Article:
According to the Government’s April 2017 ‘Call for Evidence’ publication, the register will be modelled on the existing UK Persons of Significant Control (PSC) register for companies, with the information publicly available at Companies House.

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Protecting personal representatives: interim estate distributions

How should a personal representative (PR) deal with a request from a beneficiary for an interim distribution before the estate is finalised?  Estates can take many months to conclude but a beneficiary may be in need of some of their inheritance sooner.  Can an executor help out without putting him or herself on the line?
Any PR (be they an executor of a Will or an administrator of an intestate estate) facing a request for an early distribution should consider their own position as well as the beneficiary’s.  A PR owns a duty to the court, both to gather in the assets of the deceased and also to ensure that sufficient estate assets are retained to meet all liabilities and pay creditors.  Not all liabilities may be evident at the time of death.  Failure to retain sufficient funds to pay these may result in creditors pursuing the PR personally, so a PR must exercise caution in the face of such requests.


Unless the PR was very familiar with the deceased’s finances, or the beneficiaries can be entirely trusted to return estate assets if necessary, a PR should consider taking advantage of the protection offered by s.27 of the Trustee Act 1925 and advertise for creditors in the London Gazette (and elsewhere if appropriate, depending upon the deceased’s circumstances).  Once the two month notice period has expired and if the PR has still received no notification of a claim prior to distribution, any creditor who appears after distribution has to pursue the recipient of the estate funds, rather than the PR.


Section 44 of the Administration of Estates Act 1925 provides that ‘a personal representative is not bound to distribute the estate of the deceased before the expiration of one year from the death’.  Accordingly PR’s cannot be forced to distribute sooner but could consider doing so if they are confident that all liabilities and creditors have been ascertained. 


For deceased UK domiciliaries, PRs should be aware that claims under the Inheritance (Provision for Family and Dependents) Act 1975 can be issued up to 6 months after the Grant of Probate is itself issued and the claimant then has a further four months in which to serve the claim.  Therefore 1975 Act claimants can appear up to ten months after the Grant has issued.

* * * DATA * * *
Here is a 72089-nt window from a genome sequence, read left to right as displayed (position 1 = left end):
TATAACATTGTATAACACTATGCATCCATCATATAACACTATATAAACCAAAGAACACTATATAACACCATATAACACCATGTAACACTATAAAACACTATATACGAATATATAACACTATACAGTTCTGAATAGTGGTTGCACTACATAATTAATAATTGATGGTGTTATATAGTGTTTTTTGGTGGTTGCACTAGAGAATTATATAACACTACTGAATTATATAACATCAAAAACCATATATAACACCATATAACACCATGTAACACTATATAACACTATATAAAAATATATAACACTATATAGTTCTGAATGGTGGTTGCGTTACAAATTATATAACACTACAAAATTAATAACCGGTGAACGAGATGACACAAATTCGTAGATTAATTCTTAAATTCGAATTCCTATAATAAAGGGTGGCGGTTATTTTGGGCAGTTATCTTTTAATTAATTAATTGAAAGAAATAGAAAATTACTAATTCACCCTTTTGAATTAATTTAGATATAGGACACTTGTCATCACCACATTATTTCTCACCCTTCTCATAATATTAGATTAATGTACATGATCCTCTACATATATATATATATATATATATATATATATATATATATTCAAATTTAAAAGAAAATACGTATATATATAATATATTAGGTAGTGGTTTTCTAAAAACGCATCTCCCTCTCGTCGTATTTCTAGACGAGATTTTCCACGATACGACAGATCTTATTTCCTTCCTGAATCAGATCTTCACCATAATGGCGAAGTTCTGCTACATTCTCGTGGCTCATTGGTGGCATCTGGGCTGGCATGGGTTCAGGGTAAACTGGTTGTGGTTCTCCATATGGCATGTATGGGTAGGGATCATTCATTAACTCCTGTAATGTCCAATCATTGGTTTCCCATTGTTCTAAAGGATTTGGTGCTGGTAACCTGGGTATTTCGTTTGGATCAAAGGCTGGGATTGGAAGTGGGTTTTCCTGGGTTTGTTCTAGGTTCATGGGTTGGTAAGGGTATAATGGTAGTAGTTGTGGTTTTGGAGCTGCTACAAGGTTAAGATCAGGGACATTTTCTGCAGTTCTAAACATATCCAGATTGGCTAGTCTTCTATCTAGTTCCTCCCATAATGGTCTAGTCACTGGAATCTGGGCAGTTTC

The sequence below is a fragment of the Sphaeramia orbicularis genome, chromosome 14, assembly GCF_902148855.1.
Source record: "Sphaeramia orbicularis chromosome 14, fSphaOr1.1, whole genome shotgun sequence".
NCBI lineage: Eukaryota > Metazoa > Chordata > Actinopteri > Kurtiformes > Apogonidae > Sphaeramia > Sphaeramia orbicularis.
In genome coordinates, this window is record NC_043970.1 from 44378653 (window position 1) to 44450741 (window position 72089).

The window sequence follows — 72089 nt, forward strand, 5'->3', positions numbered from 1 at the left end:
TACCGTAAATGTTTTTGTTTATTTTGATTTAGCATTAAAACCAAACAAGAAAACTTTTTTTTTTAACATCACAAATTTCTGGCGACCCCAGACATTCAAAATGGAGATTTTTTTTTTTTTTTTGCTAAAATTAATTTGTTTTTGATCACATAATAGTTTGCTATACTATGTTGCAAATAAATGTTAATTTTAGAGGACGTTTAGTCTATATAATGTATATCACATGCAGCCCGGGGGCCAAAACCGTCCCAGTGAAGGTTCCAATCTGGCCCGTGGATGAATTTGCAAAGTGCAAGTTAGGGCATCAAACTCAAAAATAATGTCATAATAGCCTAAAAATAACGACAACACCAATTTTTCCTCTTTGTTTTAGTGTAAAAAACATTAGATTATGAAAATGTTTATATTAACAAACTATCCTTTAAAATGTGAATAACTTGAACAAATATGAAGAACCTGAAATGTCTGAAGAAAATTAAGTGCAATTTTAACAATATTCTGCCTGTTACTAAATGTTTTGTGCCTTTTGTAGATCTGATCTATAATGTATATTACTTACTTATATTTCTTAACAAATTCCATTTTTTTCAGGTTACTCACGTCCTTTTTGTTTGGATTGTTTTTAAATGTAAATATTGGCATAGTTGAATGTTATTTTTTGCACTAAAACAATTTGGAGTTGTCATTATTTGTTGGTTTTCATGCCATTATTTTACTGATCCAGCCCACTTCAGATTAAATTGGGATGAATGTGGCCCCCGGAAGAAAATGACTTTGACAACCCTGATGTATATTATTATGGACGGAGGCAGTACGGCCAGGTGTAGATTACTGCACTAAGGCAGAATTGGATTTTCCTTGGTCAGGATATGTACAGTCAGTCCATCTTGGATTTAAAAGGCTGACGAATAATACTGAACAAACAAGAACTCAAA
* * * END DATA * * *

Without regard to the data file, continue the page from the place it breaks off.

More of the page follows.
If an interim distribution is needed sooner, a PR should consider insisting on a form of indemnity from the beneficiary to confirm that, should a claim be made against the PR in connection with the estate, the beneficiary will indemnify the PR for that claim out of the funds distributed.  The PR will need to consider whether that beneficiary will be good for the money if the indemnity needs to be relied upon.  Ideally the PR will also obtain confirmation from the beneficiary that the beneficiary accepts the sums distributed at least in partial satisfaction of their interest in the estate.  It may be appropriate to provide a set of draft estate accounts at this point.


Alternatively, depending upon the assets comprising the estate and their administrative powers, the PR may be able to offer to loan a beneficiary a portion of their share of the estate, in return for a suitable indemnity.  This is likely to be more satisfactory for a PR, as the PR still retains ownership of the estate assets, albeit in the form of an IOU.  The creditworthiness of the beneficiary will need to be considered once again.
  
Lay PRs, in particular, can often feel under pressure from family member beneficiaries to make early distributions.  However, creditors need make no exceptions for lay PRs!  The law allows PRs to protect themselves and a prudent PR will do just that.

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Finance Bill 2017: Non-dom tax changes dropped – for now?

The Finance Bill 2017 contained a number of measures altering the way in which long term UK resident non-doms and UK residential property held in certain offshore entities would be taxed in the UK.  However, last week it became clear that all of the non-dom tax changes would be dropped from the Finance Bill, to allow a slimmed down version of the Bill to progress through the legislative process before Parliament is dissolved ahead of the General Election on 8 June.